_{T}*W*). However, the inadequacy of such a scheme becomes evident when we look at its application to the solar system itself, which despite clearly having a size-ordering trend appears to be extremely disordered when we look at its tally score based entropy (as shown in Figure 1).

_{T}The simple scheme of looking only at the final tally scores masks an important measure of randomness in the system, and that is the “memory” of score flips when computing the total tally for a system. This is the additional information that the author tries to take into account to come up with the other two schemes, both of which can distinguish a system with random score flips from one planet to another from a system with a clear size-ordering trend. The first of these two schemes is the integral path scheme, which introduces the integral of the tally score when moving from one planet to another in sequence (shown by *I* in Figure 1) as a second degree of freedom to the original tally score based microstate, effectively splitting it into a larger number of unique microstates. By increasing the number of unique microstates possible for a given number of planets, this scheme essentially decreases the occupancies for each unique microstate (the sum of their occupancies remaining equal to the occupancy of their parent tally score based microstate).

As it can be seen in Figure 1, entropy of the solar system dramatically decreases under this new definition. The next scheme also does a similar job by adding another degree of freedom to the microstates based on a parallel tally score that updates whenever there are “change points” or flips in the calculation of the original tally score. The author applies all the three schemes to 224 Kepler multiplanet systems (all containing at least 3 planets) and compares the resultant entropy scores with those of simulated randomly evolving systems with the same number of planets.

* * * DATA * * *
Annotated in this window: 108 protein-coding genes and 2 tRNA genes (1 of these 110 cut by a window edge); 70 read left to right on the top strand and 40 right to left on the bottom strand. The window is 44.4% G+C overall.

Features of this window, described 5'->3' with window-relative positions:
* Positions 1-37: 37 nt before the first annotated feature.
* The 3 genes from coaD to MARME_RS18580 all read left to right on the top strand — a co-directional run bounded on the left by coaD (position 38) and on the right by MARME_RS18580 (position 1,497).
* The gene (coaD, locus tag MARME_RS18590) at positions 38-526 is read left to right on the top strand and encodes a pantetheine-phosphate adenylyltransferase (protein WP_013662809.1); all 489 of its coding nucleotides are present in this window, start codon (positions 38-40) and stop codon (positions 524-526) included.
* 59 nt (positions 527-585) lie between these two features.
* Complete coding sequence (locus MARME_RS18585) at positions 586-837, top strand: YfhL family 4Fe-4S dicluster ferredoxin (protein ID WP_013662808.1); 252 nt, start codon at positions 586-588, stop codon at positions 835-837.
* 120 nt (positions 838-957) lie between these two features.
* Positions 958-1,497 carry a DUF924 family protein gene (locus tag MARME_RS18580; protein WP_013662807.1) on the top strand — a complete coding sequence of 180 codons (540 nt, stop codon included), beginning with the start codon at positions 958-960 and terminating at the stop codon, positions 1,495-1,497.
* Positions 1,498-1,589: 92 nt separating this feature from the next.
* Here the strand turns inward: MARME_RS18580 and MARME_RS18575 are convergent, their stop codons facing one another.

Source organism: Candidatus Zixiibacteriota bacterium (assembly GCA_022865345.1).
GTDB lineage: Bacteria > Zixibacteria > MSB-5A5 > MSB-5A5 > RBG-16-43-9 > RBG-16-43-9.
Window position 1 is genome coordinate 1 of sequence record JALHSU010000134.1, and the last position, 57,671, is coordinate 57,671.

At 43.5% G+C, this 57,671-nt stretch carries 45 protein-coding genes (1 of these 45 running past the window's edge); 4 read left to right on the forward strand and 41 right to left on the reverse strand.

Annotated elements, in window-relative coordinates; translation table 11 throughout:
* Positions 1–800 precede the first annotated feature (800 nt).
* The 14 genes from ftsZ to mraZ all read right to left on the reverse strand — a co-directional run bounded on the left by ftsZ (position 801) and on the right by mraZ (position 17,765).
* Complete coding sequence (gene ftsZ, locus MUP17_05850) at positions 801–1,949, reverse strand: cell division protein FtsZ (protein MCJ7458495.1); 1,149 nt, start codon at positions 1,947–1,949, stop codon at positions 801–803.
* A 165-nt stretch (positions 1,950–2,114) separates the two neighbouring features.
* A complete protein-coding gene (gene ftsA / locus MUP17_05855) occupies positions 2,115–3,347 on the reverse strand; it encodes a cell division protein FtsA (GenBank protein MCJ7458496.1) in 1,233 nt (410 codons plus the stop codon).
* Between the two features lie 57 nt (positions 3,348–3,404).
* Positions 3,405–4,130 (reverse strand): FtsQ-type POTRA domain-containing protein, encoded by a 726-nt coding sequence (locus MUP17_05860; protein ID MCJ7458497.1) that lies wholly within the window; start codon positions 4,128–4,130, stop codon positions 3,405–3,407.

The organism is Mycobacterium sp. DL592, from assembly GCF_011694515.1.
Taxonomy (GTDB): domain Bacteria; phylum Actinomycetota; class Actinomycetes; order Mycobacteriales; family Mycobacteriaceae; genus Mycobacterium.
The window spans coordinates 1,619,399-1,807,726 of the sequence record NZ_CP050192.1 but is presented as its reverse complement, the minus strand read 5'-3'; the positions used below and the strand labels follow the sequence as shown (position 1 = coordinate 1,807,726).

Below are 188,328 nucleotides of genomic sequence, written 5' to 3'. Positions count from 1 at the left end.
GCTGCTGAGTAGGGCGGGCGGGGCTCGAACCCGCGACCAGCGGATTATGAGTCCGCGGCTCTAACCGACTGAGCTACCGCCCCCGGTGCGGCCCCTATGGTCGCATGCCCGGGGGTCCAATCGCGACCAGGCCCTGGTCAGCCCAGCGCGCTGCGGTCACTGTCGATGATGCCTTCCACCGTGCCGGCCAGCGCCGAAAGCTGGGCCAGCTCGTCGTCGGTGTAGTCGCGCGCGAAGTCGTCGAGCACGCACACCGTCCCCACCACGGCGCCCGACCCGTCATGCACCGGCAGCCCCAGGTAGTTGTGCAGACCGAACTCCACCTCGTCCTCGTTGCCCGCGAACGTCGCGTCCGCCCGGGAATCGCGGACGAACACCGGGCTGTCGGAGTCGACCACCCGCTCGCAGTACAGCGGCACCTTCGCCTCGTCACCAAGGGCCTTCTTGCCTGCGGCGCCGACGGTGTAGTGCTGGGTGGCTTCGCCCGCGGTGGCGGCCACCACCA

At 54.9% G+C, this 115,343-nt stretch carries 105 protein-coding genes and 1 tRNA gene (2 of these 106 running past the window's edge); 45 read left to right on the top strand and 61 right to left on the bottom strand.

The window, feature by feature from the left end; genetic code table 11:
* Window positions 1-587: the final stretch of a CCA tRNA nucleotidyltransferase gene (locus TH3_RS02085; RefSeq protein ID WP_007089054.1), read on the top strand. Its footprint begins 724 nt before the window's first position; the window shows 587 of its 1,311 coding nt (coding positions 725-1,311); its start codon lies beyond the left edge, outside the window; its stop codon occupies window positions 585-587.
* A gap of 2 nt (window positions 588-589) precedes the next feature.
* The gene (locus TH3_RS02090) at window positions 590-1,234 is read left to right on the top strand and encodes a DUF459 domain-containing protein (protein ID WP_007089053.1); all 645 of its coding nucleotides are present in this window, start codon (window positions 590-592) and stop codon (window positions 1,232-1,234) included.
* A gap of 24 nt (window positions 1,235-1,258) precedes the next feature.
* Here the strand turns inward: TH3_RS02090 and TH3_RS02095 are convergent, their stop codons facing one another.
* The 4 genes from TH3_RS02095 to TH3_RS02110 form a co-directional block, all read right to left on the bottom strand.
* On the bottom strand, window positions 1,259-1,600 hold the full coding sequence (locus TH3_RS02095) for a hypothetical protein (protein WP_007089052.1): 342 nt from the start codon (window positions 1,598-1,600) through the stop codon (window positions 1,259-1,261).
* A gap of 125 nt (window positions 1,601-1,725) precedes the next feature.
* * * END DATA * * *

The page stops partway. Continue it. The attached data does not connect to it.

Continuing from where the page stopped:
### Entropy deficit of Kepler multiplanet systems

Analogous to the entropy considerations in statistical thermodynamics, information entropy for planetary systems free to evolve under chaotic dynamical interactions is also expected to increase with time. With swaps between neighboring planets of a system as a proxy for time, the simulated evolution of entropy for a system starting with zero entropy under all three schemes shows a clear increase in entropy of the system with time (see Figure 2). The Kepler multiplanet systems analyzed in the paper, however, exhibit a statistically significant deficit in their entropies as compared to what would be expected from simulated purely randomly evolving systems with the same number of planets. This deficit in entropy scores shows that the observed Kepler multiplanet systems haven’t yet reached a purely random state and indeed retain some information about their formation history. It quantitatively reinforces the argument that the study of initial formation conditions of observed planetary systems is not entirely futile.

The author suggests further improvement to the entropy schemes by accounting for slight differences in planet sizes, specific distribution of their orbital separations, and effects due to stellar age and binarity. The work in this paper certainly contributes to the emerging subfield of “exo-informatics”, which can help in making more holistic population-based inferences for exoplanets in the future.